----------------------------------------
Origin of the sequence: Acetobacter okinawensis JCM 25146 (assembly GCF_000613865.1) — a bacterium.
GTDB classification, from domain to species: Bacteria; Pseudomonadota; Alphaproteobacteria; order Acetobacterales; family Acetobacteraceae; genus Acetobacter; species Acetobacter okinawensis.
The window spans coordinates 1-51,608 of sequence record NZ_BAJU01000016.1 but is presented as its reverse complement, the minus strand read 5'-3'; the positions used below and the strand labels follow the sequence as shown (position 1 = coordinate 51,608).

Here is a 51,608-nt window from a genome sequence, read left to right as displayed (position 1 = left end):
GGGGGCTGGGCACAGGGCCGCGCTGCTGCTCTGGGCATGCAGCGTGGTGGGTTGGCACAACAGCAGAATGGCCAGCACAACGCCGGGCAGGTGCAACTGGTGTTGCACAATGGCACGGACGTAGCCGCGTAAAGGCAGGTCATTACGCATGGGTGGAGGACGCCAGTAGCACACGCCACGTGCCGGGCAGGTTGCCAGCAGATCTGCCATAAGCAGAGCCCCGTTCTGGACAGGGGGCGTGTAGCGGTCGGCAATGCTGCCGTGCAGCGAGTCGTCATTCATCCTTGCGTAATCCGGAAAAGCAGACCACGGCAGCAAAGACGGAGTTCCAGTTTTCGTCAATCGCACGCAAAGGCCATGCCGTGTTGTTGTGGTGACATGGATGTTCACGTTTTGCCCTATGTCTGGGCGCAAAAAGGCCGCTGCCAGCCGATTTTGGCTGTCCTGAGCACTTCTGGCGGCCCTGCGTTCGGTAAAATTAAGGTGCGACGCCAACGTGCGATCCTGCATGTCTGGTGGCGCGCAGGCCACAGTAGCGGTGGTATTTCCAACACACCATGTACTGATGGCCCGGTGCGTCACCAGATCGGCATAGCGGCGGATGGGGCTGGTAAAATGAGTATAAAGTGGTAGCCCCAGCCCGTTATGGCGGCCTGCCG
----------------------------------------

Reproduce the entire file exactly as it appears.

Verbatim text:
Origin of the sequence: Acetobacter okinawensis JCM 25146 (assembly GCF_000613865.1) — a bacterium.
GTDB classification, from domain to species: Bacteria; Pseudomonadota; Alphaproteobacteria; order Acetobacterales; family Acetobacteraceae; genus Acetobacter; species Acetobacter okinawensis.
The window spans coordinates 1-51,608 of sequence record NZ_BAJU01000016.1 but is presented as its reverse complement, the minus strand read 5'-3'; the positions used below and the strand labels follow the sequence as shown (position 1 = coordinate 51,608).

Here is a 51,608-nt window from a genome sequence, read left to right as displayed (position 1 = left end):
GGGGGCTGGGCACAGGGCCGCGCTGCTGCTCTGGGCATGCAGCGTGGTGGGTTGGCACAACAGCAGAATGGCCAGCACAACGCCGGGCAGGTGCAACTGGTGTTGCACAATGGCACGGACGTAGCCGCGTAAAGGCAGGTCATTACGCATGGGTGGAGGACGCCAGTAGCACACGCCACGTGCCGGGCAGGTTGCCAGCAGATCTGCCATAAGCAGAGCCCCGTTCTGGACAGGGGGCGTGTAGCGGTCGGCAATGCTGCCGTGCAGCGAGTCGTCATTCATCCTTGCGTAATCCGGAAAAGCAGACCACGGCAGCAAAGACGGAGTTCCAGTTTTCGTCAATCGCACGCAAAGGCCATGCCGTGTTGTTGTGGTGACATGGATGTTCACGTTTTGCCCTATGTCTGGGCGCAAAAAGGCCGCTGCCAGCCGATTTTGGCTGTCCTGAGCACTTCTGGCGGCCCTGCGTTCGGTAAAATTAAGGTGCGACGCCAACGTGCGATCCTGCATGTCTGGTGGCGCGCAGGCCACAGTAGCGGTGGTATTTCCAACACACCATGTACTGATGGCCCGGTGCGTCACCAGATCGGCATAGCGGCGGATGGGGCTGGTAAAATGAGTATAAAGTGGTAGCCCCAGCCCGTTATGGCGGCCTGCCG